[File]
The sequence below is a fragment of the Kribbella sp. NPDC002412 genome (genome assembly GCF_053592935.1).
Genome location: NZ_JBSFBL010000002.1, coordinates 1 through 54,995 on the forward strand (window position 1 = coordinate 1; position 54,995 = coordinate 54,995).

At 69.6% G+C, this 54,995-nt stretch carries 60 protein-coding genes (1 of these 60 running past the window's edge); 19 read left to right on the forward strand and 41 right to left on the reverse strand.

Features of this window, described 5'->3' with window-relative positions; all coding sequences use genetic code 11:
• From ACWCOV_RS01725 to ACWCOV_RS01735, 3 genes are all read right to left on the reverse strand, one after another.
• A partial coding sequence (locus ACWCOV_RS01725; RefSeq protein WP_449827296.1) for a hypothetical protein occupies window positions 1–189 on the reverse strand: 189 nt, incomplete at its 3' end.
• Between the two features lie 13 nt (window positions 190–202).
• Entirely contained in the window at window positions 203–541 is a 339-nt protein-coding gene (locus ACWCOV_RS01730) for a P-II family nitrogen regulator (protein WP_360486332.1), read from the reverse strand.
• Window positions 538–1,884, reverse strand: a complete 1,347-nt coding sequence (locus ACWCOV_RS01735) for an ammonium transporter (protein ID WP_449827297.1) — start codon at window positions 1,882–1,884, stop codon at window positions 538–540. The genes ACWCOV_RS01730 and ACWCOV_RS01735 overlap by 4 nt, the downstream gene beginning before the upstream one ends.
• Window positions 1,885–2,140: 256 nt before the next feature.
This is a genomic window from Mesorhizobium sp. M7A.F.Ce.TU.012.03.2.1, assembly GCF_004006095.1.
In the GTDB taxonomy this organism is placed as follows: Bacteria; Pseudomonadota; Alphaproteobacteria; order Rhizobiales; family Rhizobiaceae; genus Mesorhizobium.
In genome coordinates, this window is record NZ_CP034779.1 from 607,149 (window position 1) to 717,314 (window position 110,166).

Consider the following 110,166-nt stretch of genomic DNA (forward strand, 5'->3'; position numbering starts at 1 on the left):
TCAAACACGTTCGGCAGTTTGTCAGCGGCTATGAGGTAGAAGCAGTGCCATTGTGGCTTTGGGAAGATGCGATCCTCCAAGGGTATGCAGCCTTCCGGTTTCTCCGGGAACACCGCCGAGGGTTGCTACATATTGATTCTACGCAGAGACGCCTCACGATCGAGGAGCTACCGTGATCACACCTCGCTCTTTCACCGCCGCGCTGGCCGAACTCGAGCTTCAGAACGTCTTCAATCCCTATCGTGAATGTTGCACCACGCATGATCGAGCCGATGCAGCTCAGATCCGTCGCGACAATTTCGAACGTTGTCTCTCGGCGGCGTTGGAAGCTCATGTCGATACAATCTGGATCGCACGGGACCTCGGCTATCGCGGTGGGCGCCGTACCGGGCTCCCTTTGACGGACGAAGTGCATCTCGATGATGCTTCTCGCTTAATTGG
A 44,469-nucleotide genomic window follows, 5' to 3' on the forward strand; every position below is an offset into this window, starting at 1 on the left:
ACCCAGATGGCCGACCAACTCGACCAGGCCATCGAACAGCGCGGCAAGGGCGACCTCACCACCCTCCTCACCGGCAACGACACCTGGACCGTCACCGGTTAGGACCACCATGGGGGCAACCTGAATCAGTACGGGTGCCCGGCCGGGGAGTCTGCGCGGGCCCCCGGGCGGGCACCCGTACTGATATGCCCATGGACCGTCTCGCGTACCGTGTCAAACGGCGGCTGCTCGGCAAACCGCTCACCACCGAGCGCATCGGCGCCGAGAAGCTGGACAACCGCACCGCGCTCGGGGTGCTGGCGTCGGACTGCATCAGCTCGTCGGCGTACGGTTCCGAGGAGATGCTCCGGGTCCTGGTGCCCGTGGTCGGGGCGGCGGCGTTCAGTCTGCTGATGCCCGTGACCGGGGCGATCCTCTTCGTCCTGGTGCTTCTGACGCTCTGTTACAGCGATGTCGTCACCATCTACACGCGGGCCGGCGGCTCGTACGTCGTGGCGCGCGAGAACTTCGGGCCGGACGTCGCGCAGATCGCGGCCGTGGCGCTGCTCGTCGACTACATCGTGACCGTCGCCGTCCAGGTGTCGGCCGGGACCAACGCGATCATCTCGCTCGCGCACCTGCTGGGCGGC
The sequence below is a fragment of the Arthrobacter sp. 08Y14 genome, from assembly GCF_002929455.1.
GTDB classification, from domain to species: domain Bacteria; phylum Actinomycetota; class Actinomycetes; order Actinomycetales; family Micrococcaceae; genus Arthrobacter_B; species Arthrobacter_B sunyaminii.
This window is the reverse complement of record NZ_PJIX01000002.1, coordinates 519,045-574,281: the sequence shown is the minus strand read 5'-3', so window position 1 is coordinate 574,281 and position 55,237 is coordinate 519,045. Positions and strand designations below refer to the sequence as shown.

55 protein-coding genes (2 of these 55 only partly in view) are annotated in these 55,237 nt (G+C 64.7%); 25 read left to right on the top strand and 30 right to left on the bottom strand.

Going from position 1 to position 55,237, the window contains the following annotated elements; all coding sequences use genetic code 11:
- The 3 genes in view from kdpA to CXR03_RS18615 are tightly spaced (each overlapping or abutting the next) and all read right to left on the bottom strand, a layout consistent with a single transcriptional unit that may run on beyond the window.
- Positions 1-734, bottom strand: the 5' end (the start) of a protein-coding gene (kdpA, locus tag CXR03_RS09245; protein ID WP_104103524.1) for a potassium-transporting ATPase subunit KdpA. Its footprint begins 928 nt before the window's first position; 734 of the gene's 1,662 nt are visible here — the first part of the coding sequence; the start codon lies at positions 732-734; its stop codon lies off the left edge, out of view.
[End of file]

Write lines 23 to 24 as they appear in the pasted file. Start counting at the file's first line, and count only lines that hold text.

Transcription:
- The 3 genes in view from kdpA to CXR03_RS18615 are tightly spaced (each overlapping or abutting the next) and all read right to left on the bottom strand, a layout consistent with a single transcriptional unit that may run on beyond the window.
- Positions 1-734, bottom strand: the 5' end (the start) of a protein-coding gene (kdpA, locus tag CXR03_RS09245; protein ID WP_104103524.1) for a potassium-transporting ATPase subunit KdpA. Its footprint begins 928 nt before the window's first position; 734 of the gene's 1,662 nt are visible here — the first part of the coding sequence; the start codon lies at positions 732-734; its stop codon lies off the left edge, out of view.